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Earthquake Hits Southeast Australia

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MELBOURNE, Australia — An earthquake of 5.8 magnitude hit southeast Australia on Wednesday morning, collapsing the walls of buildings in Melbourne, shattering windows and leaving cracks in the roads.

There were no immediate reports of serious injuries or deaths, Prime Minister Scott Morrison said at a news conference from New York, where he was attending the U.N. General Assembly. But residents reported power outages, and apartment buildings in Melbourne, Australia’s second-largest city, were evacuated.

It was the largest land earthquake to rattle the country since 2016, when a 6.1-magnitude quake hit the Northern Territory, according to information from Geoscience Australia. The epicenter of the quake on Wednesday was in Mansfield, a regional town in the state of Victoria about 81 miles from Melbourne, the state capital.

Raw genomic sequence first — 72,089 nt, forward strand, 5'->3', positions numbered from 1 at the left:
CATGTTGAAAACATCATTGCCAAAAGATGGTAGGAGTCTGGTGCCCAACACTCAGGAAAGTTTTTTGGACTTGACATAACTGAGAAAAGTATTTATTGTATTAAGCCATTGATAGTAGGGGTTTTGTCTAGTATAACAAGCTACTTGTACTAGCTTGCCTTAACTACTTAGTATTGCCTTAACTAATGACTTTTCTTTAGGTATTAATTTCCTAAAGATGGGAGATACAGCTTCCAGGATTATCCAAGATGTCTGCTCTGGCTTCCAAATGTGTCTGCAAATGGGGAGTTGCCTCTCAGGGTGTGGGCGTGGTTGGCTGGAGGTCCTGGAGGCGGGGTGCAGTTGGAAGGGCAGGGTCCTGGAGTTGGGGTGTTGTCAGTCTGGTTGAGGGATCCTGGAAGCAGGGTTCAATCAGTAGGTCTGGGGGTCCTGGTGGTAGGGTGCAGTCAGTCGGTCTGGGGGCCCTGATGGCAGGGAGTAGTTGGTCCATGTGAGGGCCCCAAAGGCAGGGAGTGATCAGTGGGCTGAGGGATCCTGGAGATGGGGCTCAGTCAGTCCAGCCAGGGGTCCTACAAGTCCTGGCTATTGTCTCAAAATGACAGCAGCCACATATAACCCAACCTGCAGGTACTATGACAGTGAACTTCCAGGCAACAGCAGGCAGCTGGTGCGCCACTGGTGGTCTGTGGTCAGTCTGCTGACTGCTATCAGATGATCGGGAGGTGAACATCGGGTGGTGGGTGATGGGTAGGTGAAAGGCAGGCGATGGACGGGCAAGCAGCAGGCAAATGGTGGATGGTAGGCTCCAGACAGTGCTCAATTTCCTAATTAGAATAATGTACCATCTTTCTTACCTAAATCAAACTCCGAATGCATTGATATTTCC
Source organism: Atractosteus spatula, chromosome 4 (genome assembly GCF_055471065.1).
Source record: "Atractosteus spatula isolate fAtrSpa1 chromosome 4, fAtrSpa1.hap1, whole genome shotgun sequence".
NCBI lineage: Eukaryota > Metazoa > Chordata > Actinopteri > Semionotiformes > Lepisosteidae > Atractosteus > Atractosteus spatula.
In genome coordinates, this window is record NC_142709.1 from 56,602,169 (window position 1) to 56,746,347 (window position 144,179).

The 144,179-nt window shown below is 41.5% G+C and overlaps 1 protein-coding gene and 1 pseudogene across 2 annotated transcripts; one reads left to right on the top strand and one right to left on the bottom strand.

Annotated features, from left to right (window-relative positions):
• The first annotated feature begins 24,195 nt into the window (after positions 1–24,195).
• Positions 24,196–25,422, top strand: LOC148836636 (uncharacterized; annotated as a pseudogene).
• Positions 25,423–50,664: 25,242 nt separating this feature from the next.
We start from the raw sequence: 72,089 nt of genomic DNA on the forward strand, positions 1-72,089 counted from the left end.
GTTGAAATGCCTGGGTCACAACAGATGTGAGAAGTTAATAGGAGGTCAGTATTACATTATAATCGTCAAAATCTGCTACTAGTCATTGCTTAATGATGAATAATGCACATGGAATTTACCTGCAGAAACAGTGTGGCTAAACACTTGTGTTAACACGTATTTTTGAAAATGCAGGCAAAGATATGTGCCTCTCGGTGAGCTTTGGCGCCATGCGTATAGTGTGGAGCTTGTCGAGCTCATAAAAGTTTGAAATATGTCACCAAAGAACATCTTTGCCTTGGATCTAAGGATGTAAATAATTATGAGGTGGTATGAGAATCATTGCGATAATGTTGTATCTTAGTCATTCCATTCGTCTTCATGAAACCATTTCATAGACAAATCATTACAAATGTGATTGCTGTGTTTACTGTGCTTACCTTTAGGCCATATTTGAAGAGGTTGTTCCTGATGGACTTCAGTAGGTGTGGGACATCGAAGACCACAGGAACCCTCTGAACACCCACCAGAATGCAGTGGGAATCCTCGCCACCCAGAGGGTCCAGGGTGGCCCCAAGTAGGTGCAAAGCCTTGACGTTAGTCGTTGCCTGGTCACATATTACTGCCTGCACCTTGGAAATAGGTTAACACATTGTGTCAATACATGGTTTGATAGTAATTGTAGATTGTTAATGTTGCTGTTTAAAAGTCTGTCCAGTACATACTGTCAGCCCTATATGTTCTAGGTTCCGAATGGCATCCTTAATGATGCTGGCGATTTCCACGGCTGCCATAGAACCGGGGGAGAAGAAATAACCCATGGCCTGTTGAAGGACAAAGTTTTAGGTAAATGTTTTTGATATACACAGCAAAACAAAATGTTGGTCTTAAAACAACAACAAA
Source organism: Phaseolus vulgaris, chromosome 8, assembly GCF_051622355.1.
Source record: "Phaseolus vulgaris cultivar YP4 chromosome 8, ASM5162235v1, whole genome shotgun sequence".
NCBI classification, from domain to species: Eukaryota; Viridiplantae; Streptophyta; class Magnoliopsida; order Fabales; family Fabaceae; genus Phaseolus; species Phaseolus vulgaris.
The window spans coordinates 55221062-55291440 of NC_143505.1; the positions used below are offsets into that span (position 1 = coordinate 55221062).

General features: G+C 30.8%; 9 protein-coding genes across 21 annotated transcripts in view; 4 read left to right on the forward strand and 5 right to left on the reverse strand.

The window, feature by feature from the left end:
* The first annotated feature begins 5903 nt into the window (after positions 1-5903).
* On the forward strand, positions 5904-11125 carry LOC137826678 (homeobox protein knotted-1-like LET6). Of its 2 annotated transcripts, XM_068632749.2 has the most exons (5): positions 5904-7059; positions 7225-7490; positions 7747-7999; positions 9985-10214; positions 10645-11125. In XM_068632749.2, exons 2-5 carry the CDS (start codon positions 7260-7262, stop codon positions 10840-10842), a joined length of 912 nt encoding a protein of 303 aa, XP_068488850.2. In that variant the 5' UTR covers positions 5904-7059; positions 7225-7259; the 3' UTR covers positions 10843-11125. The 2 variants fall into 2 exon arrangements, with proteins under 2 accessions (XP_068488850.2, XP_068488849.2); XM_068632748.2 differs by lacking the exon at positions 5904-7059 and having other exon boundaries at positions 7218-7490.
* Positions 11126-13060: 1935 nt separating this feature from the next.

The quake, which hit around 9:15 a.m., was felt in other parts of Victoria and in the states of New South Wales, the Australian Capital Territory, South Australia and Tasmania. Two smaller quakes were recorded at 9:30 a.m. and 9:54 a.m., the geosciences agency said.

It came after months of Covid lockdowns and days of violent protests against vaccine mandates had left residents of Melbourne stressed and fatigued.

Photos and videos shared widely on social media show damaged buildings, with bricks and stones spewed across the streets.

In 1997, a 6.2-magnitude quake hit Western Australia. In 1989, an earthquake of 5.5 magnitude killed at least 11 people and injured more than 120 in Newcastle, a city about 75 miles north of Sydney. The damage was estimated at $1 billion.

“It can be a very, very disturbing event for an earthquake of this nature,” Mr. Morrison said from the United States. “They are very rare events in Australia, and I’m sure as a result people would have been quite distressed or disturbed by that.”


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